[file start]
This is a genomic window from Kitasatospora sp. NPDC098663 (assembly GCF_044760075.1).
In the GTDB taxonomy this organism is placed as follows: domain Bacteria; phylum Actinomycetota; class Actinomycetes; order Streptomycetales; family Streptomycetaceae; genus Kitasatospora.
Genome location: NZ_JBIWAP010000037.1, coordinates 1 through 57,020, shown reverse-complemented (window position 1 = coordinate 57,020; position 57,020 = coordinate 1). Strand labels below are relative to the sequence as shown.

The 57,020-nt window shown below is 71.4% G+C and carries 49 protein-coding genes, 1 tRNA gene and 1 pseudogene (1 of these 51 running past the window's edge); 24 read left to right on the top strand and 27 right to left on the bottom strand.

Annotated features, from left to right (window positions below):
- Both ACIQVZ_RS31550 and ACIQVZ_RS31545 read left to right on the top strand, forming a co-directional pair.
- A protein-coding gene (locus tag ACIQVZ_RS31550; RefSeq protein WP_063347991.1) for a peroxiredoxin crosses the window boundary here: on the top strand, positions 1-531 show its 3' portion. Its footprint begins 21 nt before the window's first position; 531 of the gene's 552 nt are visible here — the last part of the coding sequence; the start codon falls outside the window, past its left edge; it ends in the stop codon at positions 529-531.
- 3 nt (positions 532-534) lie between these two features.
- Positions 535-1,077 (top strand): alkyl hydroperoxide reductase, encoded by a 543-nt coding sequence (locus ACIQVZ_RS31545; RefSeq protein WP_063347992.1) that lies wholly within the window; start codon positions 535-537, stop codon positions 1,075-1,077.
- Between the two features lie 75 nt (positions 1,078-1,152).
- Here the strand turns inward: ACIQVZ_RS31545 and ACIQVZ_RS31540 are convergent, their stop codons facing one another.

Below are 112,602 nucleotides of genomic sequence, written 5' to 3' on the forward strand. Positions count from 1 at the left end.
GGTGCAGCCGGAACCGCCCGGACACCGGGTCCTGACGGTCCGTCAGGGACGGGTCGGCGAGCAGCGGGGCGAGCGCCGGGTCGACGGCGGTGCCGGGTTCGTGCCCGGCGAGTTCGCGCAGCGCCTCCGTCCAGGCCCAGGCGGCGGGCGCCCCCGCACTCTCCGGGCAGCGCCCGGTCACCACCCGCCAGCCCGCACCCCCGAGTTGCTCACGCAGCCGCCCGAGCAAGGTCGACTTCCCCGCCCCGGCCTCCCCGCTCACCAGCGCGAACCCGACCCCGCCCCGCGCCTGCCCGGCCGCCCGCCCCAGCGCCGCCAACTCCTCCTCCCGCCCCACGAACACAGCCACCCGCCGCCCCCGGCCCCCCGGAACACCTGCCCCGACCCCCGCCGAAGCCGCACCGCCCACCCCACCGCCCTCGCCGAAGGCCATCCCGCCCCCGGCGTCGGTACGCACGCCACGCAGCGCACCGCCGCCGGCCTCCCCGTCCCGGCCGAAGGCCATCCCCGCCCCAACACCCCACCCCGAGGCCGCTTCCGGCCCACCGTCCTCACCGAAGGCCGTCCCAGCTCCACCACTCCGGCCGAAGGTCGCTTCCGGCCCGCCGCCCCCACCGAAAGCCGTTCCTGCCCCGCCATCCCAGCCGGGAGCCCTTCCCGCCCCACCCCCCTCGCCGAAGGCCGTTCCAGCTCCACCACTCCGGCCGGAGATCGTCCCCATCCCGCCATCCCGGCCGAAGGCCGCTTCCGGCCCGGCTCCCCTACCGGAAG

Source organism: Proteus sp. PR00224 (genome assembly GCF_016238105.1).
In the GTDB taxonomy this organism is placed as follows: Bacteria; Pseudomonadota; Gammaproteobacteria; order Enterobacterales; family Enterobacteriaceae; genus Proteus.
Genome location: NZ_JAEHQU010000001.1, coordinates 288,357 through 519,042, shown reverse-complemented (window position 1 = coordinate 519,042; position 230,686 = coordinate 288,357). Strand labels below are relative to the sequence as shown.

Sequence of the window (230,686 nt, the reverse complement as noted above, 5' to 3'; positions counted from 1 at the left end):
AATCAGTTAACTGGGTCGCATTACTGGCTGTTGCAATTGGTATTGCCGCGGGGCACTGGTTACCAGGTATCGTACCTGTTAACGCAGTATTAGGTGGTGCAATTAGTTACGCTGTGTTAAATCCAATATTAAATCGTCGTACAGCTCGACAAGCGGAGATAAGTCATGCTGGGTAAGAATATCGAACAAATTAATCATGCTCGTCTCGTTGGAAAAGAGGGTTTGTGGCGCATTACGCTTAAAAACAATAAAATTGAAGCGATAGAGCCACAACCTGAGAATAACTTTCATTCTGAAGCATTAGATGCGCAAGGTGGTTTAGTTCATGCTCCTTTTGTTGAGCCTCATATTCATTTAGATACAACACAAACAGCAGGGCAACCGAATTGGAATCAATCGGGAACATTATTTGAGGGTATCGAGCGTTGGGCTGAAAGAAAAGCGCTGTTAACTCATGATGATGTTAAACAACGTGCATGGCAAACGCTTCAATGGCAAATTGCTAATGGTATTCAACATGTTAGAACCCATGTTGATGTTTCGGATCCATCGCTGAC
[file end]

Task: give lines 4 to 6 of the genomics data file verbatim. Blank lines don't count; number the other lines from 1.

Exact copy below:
The 57,020-nt window shown below is 71.4% G+C and carries 49 protein-coding genes, 1 tRNA gene and 1 pseudogene (1 of these 51 running past the window's edge); 24 read left to right on the top strand and 27 right to left on the bottom strand.

Annotated features, from left to right (window positions below):
- Both ACIQVZ_RS31550 and ACIQVZ_RS31545 read left to right on the top strand, forming a co-directional pair.